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Never a dull moment in the life of Trent Wauson
Rainy Days and Starry NightsMay 16, 2012 | 1,218 views | Post a comment
My son Trent lives in Bolivia. He is married to a beautiful Bolivian lady named Rosario (we call her Chary). They own a hotel/bed & breakfast called La Posada del Sol in a small village called Samaipata. It is about three hours across the Andes Mountains, to a city called Santa Cruz, which has over 1 million people.
His letters are full of adventure. Here is one of his last letters to me. I always said my son Trent was an adventurer. There was never a dull moment when he was around, and it is true to this day. He seems to have always attracted drama, excitement, and adventure. He writes about a week of his life in Bolivia:
‘A guy from the states (Alaska) who was traveling with his Mom stayed here for a couple of nights, and he asked me one afternoon if I ever get bored here. “Never,” I replied.
He just shook his head and walked away. What else could I say? I guess I could forward a few of my email letters to him, but his attention span seemed too short ... he probably would not read them.
Here are some examples of my weekly experiences ... judge for yourself.
It roared and poured rain all last night, booming claps of thunder and nonstop water everywhere.
Alejandra, one of the employees, told me over breakfast this morning that the little gorge she has to cross on the way to work was high-thighs deep with rushing flood water when she walked to work. “How did you know that?” I asked. “Because I waded it to come to work.” “You’re kidding!” I exclaimed, amazed at her loyalty and determination. Then I thought of something. “Why aren’t you wet?” She giggled and then explained, “I just took off my pants and waded across ... there wasn’t anyone around.”
A week or so ago, around 7 p.m., a swarm of FELCN (Bolivian DEA) soldiers with automatic weapons strolled into the restaurant area and presented us with a signed order to search the hotel. As you can imagine, our hearts were in our throats, but we were cool.
We asked why they wanted to search us, but the major, who was quite polite, said he didn’t know ... right! Only five stayed in the hotel as the other 20 went out into the street and stood by their convoy of vehicles.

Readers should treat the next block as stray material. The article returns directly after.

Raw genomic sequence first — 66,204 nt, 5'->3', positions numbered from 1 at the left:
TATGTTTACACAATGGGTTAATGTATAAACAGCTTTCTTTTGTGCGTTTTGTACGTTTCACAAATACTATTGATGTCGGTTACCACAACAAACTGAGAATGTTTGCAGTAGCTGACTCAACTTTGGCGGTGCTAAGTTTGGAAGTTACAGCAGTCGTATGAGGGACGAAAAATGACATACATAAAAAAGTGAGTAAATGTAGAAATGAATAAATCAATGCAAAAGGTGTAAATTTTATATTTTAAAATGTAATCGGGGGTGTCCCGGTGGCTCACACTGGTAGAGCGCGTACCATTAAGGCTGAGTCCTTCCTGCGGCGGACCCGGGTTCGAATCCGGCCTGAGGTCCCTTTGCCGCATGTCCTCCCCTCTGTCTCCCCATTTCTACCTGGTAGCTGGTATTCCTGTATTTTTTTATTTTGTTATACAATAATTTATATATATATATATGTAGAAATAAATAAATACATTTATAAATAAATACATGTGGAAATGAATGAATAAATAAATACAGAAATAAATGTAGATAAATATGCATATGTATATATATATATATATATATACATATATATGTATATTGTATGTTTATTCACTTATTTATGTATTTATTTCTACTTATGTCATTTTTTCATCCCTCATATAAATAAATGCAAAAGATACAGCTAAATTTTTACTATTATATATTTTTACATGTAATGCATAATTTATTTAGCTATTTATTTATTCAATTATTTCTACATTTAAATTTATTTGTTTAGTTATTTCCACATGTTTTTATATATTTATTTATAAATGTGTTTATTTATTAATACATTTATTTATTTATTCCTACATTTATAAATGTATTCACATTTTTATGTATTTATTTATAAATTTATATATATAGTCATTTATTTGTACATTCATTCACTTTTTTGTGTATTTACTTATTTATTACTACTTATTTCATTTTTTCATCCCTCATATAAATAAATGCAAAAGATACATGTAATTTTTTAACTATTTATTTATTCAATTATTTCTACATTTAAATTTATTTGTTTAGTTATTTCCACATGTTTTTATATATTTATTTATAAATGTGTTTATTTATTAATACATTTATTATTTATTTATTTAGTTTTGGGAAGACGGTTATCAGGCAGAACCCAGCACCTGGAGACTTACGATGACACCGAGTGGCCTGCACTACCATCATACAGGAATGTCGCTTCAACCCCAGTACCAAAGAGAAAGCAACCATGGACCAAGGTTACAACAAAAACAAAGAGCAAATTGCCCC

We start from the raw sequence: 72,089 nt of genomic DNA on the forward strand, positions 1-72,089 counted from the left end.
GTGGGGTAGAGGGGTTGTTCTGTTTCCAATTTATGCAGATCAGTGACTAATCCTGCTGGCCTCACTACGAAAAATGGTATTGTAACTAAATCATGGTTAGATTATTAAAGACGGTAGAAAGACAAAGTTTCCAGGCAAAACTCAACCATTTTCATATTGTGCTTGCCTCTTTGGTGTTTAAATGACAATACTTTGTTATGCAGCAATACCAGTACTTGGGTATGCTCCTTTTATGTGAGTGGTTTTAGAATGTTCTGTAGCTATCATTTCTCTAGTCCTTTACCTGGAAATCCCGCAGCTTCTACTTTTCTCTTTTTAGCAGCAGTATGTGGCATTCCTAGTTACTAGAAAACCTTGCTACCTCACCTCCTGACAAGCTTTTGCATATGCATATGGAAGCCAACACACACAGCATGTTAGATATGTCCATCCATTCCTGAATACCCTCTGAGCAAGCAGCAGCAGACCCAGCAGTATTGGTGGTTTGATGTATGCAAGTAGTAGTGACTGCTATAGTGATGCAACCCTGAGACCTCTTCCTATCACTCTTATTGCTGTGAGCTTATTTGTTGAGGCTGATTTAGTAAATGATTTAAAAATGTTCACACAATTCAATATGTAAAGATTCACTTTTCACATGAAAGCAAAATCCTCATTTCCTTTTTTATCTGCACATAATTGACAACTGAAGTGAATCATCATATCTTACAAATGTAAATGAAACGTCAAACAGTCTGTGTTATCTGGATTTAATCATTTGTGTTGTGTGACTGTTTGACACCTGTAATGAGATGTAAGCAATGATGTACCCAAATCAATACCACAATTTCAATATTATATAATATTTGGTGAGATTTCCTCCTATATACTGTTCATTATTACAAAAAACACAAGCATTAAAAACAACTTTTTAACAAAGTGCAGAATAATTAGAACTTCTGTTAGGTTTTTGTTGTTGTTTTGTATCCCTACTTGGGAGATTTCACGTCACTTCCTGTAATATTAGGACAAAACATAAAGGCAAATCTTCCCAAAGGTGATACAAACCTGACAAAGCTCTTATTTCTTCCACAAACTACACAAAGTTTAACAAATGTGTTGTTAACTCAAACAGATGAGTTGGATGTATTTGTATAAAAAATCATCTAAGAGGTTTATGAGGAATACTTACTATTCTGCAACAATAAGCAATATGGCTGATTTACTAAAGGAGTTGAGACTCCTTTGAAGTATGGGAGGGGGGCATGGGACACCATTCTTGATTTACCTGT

Chary took two of the soldiers, a young man and a young woman in camouflage, and carrying M16s, to each room with the house keys, and all they did was poke their heads inside and look around.
In the meantime, the major and I were hitting it off like champs at the front desk. He said that they could tell immediately when they did a search if the place was really a drug-oriented establishment or not. He asked me about room prices, so I showed him around the grounds as we laughed and chatted, and he said he wanted to bring his family. “Muy bonito su hotel!” “Gracias!”
Chary came back about 10 minutes later with the two young soldiers in tow, smiling and talking. We signed some papers, we shook hands (kisses for the lady soldier), passed business cards, and waved goodbye to all. They jumped in their trucks and roared off to give somebody else a near heart attack.
Here is the explanation: Chary saw Rufo’s wife Nancy’s name on the paper we signed.
About two or three weeks ago, two FELCN soldiers arrived at the hotel looking for Rufo. We explained that Rufo has not worked for us for almost a year, but could probably be found at his house. We sent them on their way with directions and a shaky wave goodbye.
The next day, we were on our way to Santa Cruz with Freddy, our regular driver, and I asked him about Rufo. He told this story:
I was waiting at the taxi office last night about 11 p.m. when Rufo arrived with a driver, drunk, and with a bolito of coca in his mouth. He proceeded to tell them a story about how when the FELCN arrived, he was looking out the window and spotted them.
Well, he tore out the back door, jumped the high wall in the back of his garden, and escaped. He said that they had arrested Nancy and taken her in handcuffs to Santa Cruz.
He then, after more drinking, admitted that he and some Colombians had set up a drug lab deep out in the mountains that was producing 100 kilograms of export quality cocaine. He told them that when the FELCN entered, he had $250,000 U.S. in his possession, which he assumed was confiscated.
They let Nancy go, but only after she told them that Rufo was working for us as a tour guide! This explains the search warrant ... they were looking for Rufo, who as of now, is still at large. A good man gone bad ... don’t you think?’
Can’t wait for the next letter from my son, Trent.
Lois Zook Wauson is the oldest of eight children who grew up on a farm in Wilson County in the mid-20th century. After many years living in other parts of Texas, she now lives and writes in Floresville. Her two books are available from the Wilson County News office.
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